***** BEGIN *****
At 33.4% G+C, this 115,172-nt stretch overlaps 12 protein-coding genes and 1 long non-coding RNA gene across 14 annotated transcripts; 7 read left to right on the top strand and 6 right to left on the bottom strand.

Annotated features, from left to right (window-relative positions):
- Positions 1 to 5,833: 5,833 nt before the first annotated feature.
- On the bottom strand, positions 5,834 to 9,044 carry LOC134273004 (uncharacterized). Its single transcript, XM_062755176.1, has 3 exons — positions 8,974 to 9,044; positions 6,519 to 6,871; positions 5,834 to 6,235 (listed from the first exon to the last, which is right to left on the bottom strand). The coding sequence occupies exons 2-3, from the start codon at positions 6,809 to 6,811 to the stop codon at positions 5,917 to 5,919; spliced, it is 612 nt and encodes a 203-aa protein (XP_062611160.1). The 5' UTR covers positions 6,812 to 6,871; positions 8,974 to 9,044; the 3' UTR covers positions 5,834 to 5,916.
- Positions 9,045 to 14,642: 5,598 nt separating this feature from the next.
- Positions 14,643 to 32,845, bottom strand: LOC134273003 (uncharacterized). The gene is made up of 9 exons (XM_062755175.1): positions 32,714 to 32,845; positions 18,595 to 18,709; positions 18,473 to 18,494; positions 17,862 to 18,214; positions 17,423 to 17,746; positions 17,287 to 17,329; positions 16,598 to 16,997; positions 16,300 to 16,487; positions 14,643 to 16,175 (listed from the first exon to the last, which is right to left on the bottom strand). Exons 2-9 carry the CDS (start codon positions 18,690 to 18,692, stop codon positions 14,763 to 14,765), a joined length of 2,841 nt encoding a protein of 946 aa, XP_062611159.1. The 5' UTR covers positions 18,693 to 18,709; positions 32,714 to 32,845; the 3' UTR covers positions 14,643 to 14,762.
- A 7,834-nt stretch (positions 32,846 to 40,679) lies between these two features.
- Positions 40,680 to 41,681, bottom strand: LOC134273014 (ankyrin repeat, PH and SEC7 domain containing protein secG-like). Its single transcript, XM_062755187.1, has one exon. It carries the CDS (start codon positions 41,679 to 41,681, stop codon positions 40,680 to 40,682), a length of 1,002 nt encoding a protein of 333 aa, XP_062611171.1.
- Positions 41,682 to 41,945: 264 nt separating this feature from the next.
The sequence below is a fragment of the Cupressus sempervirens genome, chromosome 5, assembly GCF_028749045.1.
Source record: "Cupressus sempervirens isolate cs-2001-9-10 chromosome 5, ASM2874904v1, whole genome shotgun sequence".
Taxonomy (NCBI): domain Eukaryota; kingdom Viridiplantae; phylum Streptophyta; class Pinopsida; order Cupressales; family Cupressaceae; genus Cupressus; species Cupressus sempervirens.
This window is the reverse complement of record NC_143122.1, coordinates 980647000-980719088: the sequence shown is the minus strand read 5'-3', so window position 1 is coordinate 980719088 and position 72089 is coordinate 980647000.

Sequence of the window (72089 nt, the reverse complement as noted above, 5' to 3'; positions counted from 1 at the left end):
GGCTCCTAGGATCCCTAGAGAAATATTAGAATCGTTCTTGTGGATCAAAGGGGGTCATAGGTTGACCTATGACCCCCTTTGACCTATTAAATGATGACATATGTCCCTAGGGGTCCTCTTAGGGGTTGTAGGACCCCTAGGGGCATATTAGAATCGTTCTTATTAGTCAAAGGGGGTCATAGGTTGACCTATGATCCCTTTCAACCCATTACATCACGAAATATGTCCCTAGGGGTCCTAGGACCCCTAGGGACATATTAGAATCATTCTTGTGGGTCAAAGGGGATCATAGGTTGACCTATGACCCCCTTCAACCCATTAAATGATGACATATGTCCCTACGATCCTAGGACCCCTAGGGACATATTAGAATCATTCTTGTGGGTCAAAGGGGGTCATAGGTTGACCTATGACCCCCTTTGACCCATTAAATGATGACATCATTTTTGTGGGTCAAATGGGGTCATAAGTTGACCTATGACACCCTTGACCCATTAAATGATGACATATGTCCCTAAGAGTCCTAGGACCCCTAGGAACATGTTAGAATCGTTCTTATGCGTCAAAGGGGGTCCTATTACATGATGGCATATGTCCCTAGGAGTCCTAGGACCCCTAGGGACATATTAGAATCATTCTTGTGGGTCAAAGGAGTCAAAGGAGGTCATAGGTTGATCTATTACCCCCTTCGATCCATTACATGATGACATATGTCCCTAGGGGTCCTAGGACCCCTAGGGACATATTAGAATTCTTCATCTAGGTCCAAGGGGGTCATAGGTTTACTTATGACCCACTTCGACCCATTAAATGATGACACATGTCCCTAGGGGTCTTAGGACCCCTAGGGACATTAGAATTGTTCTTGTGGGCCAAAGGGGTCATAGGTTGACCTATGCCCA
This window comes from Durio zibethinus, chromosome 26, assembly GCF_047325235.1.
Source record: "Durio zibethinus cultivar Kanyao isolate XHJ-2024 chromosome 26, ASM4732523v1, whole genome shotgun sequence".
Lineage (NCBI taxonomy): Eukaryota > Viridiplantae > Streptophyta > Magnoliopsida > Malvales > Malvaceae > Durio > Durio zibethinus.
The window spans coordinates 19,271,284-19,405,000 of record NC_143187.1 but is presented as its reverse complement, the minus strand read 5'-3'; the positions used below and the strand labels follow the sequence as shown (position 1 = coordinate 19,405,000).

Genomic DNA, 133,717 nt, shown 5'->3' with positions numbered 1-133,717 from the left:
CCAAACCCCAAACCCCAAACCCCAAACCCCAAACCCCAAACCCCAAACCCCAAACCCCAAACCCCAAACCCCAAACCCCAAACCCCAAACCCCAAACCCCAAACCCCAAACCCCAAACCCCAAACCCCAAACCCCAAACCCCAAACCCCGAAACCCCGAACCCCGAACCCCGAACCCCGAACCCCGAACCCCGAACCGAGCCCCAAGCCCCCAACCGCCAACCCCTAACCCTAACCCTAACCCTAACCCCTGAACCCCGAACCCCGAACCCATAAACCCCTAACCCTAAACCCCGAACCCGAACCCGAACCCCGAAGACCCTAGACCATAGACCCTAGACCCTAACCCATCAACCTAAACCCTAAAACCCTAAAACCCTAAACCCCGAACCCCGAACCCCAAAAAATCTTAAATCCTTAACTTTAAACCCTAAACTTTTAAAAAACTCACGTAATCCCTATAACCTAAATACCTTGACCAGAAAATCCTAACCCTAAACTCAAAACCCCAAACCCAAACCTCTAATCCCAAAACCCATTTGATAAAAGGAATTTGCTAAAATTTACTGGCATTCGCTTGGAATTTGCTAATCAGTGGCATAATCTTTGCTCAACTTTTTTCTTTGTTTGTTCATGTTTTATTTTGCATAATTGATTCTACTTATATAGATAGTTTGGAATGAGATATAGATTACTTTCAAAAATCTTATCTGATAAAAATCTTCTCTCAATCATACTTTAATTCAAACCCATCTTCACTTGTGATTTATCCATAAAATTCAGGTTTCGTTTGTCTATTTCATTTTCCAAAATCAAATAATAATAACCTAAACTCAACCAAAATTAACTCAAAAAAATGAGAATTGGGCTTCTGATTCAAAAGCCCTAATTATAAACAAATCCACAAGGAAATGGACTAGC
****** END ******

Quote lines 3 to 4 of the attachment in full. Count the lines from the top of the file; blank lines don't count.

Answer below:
- Positions 1 to 5,833: 5,833 nt before the first annotated feature.
- On the bottom strand, positions 5,834 to 9,044 carry LOC134273004 (uncharacterized). Its single transcript, XM_062755176.1, has 3 exons — positions 8,974 to 9,044; positions 6,519 to 6,871; positions 5,834 to 6,235 (listed from the first exon to the last, which is right to left on the bottom strand). The coding sequence occupies exons 2-3, from the start codon at positions 6,809 to 6,811 to the stop codon at positions 5,917 to 5,919; spliced, it is 612 nt and encodes a 203-aa protein (XP_062611160.1). The 5' UTR covers positions 6,812 to 6,871; positions 8,974 to 9,044; the 3' UTR covers positions 5,834 to 5,916.